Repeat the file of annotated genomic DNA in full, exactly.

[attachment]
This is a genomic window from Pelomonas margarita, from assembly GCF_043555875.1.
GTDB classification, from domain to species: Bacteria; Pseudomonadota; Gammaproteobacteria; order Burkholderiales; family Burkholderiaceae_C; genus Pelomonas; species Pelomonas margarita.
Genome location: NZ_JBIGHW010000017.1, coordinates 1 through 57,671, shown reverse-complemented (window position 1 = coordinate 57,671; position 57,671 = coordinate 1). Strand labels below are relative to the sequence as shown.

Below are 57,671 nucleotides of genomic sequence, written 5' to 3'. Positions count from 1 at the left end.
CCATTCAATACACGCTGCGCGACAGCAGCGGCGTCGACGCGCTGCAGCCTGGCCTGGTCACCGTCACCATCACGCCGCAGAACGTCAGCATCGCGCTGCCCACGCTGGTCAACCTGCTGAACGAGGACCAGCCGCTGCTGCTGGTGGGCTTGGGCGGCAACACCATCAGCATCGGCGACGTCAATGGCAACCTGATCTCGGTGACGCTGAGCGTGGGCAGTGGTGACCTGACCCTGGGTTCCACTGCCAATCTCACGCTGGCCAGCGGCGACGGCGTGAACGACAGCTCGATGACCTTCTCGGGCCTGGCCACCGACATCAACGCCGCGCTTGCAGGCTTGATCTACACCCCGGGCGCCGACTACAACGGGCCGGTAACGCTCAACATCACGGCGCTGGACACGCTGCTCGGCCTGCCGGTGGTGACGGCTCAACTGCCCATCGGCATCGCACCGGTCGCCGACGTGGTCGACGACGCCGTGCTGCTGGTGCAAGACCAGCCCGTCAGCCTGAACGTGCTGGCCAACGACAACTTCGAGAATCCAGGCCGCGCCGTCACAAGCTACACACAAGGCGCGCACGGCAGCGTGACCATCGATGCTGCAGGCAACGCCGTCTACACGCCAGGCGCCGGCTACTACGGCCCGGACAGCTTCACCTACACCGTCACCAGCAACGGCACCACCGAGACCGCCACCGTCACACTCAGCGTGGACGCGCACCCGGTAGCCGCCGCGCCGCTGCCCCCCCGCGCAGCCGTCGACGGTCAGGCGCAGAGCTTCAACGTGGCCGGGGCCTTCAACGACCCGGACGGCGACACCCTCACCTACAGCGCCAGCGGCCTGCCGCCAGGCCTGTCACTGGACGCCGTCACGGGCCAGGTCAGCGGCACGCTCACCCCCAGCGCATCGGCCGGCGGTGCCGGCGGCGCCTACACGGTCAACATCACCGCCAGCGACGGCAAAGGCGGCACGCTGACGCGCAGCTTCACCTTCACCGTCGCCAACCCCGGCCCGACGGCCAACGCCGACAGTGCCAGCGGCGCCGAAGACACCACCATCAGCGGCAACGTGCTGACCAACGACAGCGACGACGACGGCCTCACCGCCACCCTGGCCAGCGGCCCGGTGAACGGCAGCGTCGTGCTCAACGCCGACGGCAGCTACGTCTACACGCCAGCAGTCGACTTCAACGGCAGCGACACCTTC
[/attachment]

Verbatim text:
This is a genomic window from Pelomonas margarita, from assembly GCF_043555875.1.
GTDB classification, from domain to species: Bacteria; Pseudomonadota; Gammaproteobacteria; order Burkholderiales; family Burkholderiaceae_C; genus Pelomonas; species Pelomonas margarita.
Genome location: NZ_JBIGHW010000017.1, coordinates 1 through 57,671, shown reverse-complemented (window position 1 = coordinate 57,671; position 57,671 = coordinate 1). Strand labels below are relative to the sequence as shown.

Below are 57,671 nucleotides of genomic sequence, written 5' to 3'. Positions count from 1 at the left end.
CCATTCAATACACGCTGCGCGACAGCAGCGGCGTCGACGCGCTGCAGCCTGGCCTGGTCACCGTCACCATCACGCCGCAGAACGTCAGCATCGCGCTGCCCACGCTGGTCAACCTGCTGAACGAGGACCAGCCGCTGCTGCTGGTGGGCTTGGGCGGCAACACCATCAGCATCGGCGACGTCAATGGCAACCTGATCTCGGTGACGCTGAGCGTGGGCAGTGGTGACCTGACCCTGGGTTCCACTGCCAATCTCACGCTGGCCAGCGGCGACGGCGTGAACGACAGCTCGATGACCTTCTCGGGCCTGGCCACCGACATCAACGCCGCGCTTGCAGGCTTGATCTACACCCCGGGCGCCGACTACAACGGGCCGGTAACGCTCAACATCACGGCGCTGGACACGCTGCTCGGCCTGCCGGTGGTGACGGCTCAACTGCCCATCGGCATCGCACCGGTCGCCGACGTGGTCGACGACGCCGTGCTGCTGGTGCAAGACCAGCCCGTCAGCCTGAACGTGCTGGCCAACGACAACTTCGAGAATCCAGGCCGCGCCGTCACAAGCTACACACAAGGCGCGCACGGCAGCGTGACCATCGATGCTGCAGGCAACGCCGTCTACACGCCAGGCGCCGGCTACTACGGCCCGGACAGCTTCACCTACACCGTCACCAGCAACGGCACCACCGAGACCGCCACCGTCACACTCAGCGTGGACGCGCACCCGGTAGCCGCCGCGCCGCTGCCCCCCCGCGCAGCCGTCGACGGTCAGGCGCAGAGCTTCAACGTGGCCGGGGCCTTCAACGACCCGGACGGCGACACCCTCACCTACAGCGCCAGCGGCCTGCCGCCAGGCCTGTCACTGGACGCCGTCACGGGCCAGGTCAGCGGCACGCTCACCCCCAGCGCATCGGCCGGCGGTGCCGGCGGCGCCTACACGGTCAACATCACCGCCAGCGACGGCAAAGGCGGCACGCTGACGCGCAGCTTCACCTTCACCGTCGCCAACCCCGGCCCGACGGCCAACGCCGACAGTGCCAGCGGCGCCGAAGACACCACCATCAGCGGCAACGTGCTGACCAACGACAGCGACGACGACGGCCTCACCGCCACCCTGGCCAGCGGCCCGGTGAACGGCAGCGTCGTGCTCAACGCCGACGGCAGCTACGTCTACACGCCAGCAGTCGACTTCAACGGCAGCGACACCTTC